This week’s installment of “Last Week in Content Marketing” includes three stories from last week that stood out in the world of content marketing.
Take advantage of the Pokémon Go craze
As our office is well aware with our twice-daily PokéWalks, Pokémon Go has been a tremendous hit. We’ve already seen how brick-and-mortar businesses have benefited from the increased foot traffic. That boost exemplifies how generating quality content for your store or restaurant around the booming game can be extremely beneficial.
Search Engine Land last week explored how marketers can take advantage of the game’s popularity by creating content identifying PokéStops and Gyms in your area. Their recommendation is to research where these locations exist near you and write a blog article mapping them out — along with good detail, photos and even embedded Google Maps. It’s a great way to target consumers locally, get them familiar with your brand and hopefully get some more trainer foot traffic.
Google AdWords null Quality Scores
As reported by Search Engine Journal last Tuesday, beginning the week of September 12 AdWords will start returning null Quality Scores for new keywords and keywords that don’t have recent click or impression data.
Quality Score is a 1–10 rating of the quality of your ads to given keywords and is determined based on three factors: expected click-through rate, ad relevance and landing page experience. Google uses prior performance data to calculate the quality score.
The null Quality Score is a change because, currently, when new keywords are added to a campaign, the new keywords automatically receive a Quality Score of 6. It can sometimes take several days for the Quality Score to be updated based on performance data. To increase transparency and accuracy in Quality Score reporting, Google will instead return a Quality Score of “–” which will help marketers more accurately report on their keywords.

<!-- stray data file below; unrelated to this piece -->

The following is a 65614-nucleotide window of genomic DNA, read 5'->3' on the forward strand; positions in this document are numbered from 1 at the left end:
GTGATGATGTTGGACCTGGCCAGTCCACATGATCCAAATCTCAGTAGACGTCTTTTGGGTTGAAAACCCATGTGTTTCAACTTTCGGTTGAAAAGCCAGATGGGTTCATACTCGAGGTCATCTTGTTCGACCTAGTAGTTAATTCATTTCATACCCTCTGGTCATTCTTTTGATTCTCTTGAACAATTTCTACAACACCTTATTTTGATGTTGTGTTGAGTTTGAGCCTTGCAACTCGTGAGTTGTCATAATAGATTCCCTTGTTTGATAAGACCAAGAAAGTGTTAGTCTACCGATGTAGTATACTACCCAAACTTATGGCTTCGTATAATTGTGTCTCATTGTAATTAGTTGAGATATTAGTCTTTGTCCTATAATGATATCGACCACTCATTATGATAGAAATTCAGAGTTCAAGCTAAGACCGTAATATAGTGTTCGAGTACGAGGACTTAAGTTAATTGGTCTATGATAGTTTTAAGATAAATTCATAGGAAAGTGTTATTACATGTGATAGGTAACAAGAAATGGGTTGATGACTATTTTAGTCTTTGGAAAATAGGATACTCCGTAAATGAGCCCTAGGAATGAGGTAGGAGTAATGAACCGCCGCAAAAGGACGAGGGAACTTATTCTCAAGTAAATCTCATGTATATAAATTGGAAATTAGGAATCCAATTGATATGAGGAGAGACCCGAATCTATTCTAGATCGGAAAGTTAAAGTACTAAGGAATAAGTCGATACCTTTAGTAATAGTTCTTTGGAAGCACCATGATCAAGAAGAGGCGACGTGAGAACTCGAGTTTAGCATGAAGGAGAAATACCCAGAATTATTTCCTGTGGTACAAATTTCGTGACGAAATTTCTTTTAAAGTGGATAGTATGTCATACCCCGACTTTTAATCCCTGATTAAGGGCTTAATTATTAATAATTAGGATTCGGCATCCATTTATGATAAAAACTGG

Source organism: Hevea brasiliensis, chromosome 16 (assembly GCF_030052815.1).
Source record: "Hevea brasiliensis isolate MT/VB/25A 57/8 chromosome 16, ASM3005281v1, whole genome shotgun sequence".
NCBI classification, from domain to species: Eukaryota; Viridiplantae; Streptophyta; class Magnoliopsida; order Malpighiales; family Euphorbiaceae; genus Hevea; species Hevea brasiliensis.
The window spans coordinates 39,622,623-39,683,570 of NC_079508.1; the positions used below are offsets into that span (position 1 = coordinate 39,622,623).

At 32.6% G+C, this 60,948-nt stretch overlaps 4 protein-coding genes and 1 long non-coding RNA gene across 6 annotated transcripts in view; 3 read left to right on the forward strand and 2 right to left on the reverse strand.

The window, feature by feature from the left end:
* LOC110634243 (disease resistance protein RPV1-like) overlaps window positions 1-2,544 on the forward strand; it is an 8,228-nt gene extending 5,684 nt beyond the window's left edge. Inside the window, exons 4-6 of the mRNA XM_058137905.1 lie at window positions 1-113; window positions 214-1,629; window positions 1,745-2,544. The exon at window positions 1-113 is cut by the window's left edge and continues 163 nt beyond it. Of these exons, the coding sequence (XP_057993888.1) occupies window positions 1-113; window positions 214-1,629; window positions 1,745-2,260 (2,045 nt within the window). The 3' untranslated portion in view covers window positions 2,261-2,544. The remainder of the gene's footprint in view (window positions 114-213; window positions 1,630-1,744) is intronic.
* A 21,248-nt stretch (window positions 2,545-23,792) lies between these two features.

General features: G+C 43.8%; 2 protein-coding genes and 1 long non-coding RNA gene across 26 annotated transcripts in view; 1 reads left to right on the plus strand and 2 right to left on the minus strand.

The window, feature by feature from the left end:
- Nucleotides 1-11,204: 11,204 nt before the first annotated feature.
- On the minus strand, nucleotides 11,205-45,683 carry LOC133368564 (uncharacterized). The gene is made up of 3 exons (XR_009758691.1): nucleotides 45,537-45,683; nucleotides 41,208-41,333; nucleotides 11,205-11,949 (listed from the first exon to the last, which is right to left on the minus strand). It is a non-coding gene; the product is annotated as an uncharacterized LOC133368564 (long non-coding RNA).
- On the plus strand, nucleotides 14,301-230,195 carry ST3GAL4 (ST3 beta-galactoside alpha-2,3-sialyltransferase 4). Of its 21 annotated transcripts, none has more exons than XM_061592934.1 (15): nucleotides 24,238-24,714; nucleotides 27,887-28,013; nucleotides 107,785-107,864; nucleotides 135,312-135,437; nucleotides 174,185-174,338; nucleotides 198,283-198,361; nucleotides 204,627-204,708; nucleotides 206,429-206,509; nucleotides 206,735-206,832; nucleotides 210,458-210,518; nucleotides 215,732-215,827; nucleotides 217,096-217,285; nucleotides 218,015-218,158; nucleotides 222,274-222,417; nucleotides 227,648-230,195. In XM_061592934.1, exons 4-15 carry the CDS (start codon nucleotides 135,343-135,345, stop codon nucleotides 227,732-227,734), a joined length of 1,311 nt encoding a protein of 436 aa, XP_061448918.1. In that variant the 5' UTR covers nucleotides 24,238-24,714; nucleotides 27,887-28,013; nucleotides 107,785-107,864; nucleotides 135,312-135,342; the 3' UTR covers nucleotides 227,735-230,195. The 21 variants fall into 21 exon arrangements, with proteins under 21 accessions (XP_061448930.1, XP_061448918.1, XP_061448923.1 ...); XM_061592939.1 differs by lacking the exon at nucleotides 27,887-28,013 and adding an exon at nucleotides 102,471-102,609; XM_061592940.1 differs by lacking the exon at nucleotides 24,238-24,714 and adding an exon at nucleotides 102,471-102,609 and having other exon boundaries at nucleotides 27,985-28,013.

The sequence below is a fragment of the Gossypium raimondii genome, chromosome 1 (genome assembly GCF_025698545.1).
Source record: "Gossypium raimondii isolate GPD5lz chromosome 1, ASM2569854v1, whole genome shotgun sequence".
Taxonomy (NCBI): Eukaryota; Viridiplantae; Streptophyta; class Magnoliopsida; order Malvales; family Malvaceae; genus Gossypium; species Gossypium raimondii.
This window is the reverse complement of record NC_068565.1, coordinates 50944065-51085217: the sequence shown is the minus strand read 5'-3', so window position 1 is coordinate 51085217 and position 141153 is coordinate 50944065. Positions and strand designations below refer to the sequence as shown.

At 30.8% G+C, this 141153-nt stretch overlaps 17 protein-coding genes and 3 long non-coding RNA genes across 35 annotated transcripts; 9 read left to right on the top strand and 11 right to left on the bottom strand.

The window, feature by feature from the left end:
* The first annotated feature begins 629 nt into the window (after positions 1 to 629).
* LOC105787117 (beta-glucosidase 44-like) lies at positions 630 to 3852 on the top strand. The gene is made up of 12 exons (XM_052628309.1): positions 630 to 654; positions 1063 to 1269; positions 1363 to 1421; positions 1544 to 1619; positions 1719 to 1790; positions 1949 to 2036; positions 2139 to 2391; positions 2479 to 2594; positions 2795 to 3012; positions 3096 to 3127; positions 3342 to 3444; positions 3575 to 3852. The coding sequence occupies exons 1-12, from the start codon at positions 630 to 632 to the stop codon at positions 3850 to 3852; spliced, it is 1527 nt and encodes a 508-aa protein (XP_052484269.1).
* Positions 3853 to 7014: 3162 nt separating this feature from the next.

A new tool for SEO
Finally, last week Raven unveiled their new Site Auditor tool. Many SEO specialists and content marketers are familiar with Raven from their Marketing Platform with its multi-faceted functionality. Within their suite of online marketing tools, they already included a site auditor. However, as co-founder Jon Henshaw mentions in his blog article introducing the new Site Auditor, they had two choices: improve the existing tool, or create a new standalone option. They went with option two.
One of the biggest changes is how issues are presented. The new Site Auditor lets you dive into individual issues rather than combining all the issues in one view as in the Platform version.
I won’t cover all the bells and whistles that they’ve added to the new tool as I haven’t had a chance to play around with it yet, but from the notes I’ve seen, it looks like a cool new release. Also, if you’re already a Raven Platform customer, don’t fret; the site auditor tool there will still be supported (it just won’t have all of the upgrades in the new standalone offering).